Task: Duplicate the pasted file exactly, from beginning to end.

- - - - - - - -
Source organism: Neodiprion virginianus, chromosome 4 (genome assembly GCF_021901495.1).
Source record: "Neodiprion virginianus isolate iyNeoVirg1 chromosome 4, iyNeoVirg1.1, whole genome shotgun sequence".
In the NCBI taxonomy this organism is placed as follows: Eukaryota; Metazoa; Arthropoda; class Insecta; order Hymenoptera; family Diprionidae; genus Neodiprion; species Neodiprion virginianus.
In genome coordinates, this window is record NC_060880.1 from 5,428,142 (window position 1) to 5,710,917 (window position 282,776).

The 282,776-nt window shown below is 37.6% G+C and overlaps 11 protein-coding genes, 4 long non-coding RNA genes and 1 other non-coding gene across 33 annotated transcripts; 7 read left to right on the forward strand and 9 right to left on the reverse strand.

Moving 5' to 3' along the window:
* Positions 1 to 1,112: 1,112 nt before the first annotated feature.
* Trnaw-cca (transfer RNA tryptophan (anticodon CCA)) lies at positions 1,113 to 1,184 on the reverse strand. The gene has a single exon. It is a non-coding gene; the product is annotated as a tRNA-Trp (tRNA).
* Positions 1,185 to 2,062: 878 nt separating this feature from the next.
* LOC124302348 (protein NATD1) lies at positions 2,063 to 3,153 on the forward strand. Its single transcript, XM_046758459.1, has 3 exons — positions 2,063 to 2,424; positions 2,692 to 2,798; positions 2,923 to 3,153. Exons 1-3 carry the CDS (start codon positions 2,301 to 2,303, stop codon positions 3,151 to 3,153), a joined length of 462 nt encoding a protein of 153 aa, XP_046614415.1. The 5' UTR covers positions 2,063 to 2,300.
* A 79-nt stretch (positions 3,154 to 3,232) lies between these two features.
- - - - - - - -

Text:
Source organism: Neodiprion virginianus, chromosome 4 (genome assembly GCF_021901495.1).
Source record: "Neodiprion virginianus isolate iyNeoVirg1 chromosome 4, iyNeoVirg1.1, whole genome shotgun sequence".
In the NCBI taxonomy this organism is placed as follows: Eukaryota; Metazoa; Arthropoda; class Insecta; order Hymenoptera; family Diprionidae; genus Neodiprion; species Neodiprion virginianus.
In genome coordinates, this window is record NC_060880.1 from 5,428,142 (window position 1) to 5,710,917 (window position 282,776).

The 282,776-nt window shown below is 37.6% G+C and overlaps 11 protein-coding genes, 4 long non-coding RNA genes and 1 other non-coding gene across 33 annotated transcripts; 7 read left to right on the forward strand and 9 right to left on the reverse strand.

Moving 5' to 3' along the window:
* Positions 1 to 1,112: 1,112 nt before the first annotated feature.
* Trnaw-cca (transfer RNA tryptophan (anticodon CCA)) lies at positions 1,113 to 1,184 on the reverse strand. The gene has a single exon. It is a non-coding gene; the product is annotated as a tRNA-Trp (tRNA).
* Positions 1,185 to 2,062: 878 nt separating this feature from the next.
* LOC124302348 (protein NATD1) lies at positions 2,063 to 3,153 on the forward strand. Its single transcript, XM_046758459.1, has 3 exons — positions 2,063 to 2,424; positions 2,692 to 2,798; positions 2,923 to 3,153. Exons 1-3 carry the CDS (start codon positions 2,301 to 2,303, stop codon positions 3,151 to 3,153), a joined length of 462 nt encoding a protein of 153 aa, XP_046614415.1. The 5' UTR covers positions 2,063 to 2,300.
* A 79-nt stretch (positions 3,154 to 3,232) lies between these two features.